You're being overly sensitive - that 'non-denominationally pious' turn of phrase has been part of the politically correct vocabulary of every public official, PR and HR hack for the last few generations.
    I'm sure it's a copy & paste from other previous public statements - I'd be surprised if it wasn't from some document template they've been using anytime anyone dies and they need to express condolences.

  • by sqrt(2) (786011) on Sunday June 27, 2010 @05:28PM (#32711166) Journal

    Can I get a smart phone (iPhone or an Android phone) that's prepaid in the US? I don't think that's currently possible. There's a lot about our cellphone industry that needs to change, from text message rates and the absurd markup on wireless data plans, to predatory contracts and schemes to hide their price gouging on handsets. Unfortunately, they have the money, which means we'll never get sane regulation of this industry which has proven that it is incapable of acting fairly and honestly. Just another example of a market outcome that benefits a few people at the top of a huge corporation, while leaving the rest of us with no viable option for something that is effectively a requirement to get by these days.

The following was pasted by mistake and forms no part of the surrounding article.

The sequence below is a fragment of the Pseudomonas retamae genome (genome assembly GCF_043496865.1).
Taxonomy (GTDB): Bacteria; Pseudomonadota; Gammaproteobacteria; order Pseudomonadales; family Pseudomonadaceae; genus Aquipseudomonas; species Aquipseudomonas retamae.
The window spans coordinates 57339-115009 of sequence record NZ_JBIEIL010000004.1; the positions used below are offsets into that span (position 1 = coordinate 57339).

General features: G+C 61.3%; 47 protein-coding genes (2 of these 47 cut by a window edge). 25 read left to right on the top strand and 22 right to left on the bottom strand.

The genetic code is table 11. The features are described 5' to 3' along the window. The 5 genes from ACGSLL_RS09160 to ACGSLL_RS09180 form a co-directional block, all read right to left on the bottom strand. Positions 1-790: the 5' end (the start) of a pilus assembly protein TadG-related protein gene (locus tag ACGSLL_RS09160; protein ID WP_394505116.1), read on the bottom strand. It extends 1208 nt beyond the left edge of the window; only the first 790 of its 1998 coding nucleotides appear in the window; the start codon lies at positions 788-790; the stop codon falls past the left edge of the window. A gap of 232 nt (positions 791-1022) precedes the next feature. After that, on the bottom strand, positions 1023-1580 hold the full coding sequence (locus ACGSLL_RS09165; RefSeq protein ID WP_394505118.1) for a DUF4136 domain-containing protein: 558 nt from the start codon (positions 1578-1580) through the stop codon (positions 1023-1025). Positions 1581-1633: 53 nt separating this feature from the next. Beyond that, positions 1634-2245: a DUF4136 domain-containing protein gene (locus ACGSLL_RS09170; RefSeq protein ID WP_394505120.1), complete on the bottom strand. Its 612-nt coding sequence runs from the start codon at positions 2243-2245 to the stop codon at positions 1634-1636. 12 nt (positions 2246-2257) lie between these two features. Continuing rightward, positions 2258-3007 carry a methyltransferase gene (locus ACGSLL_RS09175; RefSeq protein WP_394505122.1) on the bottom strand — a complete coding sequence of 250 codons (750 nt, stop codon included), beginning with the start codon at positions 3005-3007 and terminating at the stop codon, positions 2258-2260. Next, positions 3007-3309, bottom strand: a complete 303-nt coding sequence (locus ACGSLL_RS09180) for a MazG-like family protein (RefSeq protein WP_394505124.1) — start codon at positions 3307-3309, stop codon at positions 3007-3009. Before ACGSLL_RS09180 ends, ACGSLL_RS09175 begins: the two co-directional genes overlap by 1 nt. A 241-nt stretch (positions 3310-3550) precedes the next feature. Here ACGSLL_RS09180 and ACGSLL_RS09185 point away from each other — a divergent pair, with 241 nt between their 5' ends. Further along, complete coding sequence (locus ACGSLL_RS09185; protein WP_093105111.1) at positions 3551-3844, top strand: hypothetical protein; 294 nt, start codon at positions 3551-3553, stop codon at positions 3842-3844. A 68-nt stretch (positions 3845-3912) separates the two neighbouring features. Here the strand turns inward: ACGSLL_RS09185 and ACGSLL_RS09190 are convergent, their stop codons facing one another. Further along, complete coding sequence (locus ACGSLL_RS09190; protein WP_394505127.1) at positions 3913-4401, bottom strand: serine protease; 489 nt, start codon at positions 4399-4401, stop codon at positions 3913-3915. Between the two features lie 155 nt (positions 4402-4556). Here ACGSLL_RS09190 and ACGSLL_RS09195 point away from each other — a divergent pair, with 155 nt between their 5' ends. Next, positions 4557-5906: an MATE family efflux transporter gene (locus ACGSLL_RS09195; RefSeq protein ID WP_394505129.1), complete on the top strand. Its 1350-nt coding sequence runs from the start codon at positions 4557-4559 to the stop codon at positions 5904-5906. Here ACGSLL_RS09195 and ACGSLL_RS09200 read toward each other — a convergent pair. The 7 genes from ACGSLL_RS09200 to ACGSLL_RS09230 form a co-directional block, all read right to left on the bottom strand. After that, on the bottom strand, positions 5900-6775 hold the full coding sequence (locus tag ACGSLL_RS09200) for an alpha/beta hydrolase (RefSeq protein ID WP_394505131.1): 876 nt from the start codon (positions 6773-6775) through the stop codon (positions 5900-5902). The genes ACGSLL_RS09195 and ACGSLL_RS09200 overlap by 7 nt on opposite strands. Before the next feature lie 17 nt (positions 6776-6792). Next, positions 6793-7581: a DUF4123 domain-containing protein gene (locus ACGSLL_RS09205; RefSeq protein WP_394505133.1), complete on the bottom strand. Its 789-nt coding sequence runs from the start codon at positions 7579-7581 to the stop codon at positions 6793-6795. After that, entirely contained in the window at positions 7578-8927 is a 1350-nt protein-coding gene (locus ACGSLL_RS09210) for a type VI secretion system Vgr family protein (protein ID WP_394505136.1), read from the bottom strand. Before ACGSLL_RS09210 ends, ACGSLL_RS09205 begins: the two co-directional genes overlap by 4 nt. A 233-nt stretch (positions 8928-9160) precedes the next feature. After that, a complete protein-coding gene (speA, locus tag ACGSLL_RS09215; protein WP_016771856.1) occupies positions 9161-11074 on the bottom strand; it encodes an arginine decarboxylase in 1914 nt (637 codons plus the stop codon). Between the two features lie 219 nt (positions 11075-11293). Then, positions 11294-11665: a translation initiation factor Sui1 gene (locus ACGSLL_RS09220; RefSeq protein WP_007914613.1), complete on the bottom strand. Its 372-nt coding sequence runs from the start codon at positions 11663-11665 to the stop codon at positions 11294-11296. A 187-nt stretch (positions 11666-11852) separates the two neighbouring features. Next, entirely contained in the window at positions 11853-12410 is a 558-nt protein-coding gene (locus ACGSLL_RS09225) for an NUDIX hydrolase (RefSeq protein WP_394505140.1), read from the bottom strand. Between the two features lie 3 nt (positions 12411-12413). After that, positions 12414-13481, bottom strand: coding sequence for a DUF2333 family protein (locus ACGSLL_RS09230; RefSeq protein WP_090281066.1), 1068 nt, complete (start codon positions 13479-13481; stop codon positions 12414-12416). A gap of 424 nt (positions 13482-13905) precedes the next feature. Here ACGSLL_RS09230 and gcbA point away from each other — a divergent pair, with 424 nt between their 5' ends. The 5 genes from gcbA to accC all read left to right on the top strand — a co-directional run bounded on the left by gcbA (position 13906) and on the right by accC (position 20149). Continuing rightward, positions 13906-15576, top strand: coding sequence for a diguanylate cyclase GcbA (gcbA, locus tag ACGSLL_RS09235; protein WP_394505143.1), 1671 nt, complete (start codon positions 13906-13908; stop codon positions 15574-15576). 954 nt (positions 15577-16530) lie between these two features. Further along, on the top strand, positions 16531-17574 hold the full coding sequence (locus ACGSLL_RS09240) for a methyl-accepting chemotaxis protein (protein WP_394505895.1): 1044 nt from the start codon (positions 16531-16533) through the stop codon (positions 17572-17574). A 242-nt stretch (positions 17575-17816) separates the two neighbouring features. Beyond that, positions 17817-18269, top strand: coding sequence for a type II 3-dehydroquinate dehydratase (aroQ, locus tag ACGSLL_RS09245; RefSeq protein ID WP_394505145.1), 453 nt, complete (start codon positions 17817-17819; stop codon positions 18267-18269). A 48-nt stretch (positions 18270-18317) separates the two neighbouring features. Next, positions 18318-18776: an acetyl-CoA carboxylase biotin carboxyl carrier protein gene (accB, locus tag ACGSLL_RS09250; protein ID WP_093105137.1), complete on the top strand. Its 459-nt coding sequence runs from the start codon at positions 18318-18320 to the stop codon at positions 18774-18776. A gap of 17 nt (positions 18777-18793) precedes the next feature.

• by Lundse (1036754) on Sunday June 27, 2010 @05:32PM (#32711196)

    It's called compassion.

    Since Corporations are now considered 'persons' under the law, perhaps we should expect them to show certain levels of humanity that most of us would display.

    /asking too much, I know

    Communist!

    Or at least socialist.

    Anti-capitalist for sure...

    I mean, expecting anything else than 100% self-interest is just stupid, or you're suggesting we (gasp) hinder free enterprise!

    (If the sacrasm was too high, here's the breakdown: I sincerely believe the parents sentiments are diametrically opposed to, and cannot exist alongside, an absolutely free enterprise-model of society, in the veins of the American ideal as it is often touted. I also believe parent is right).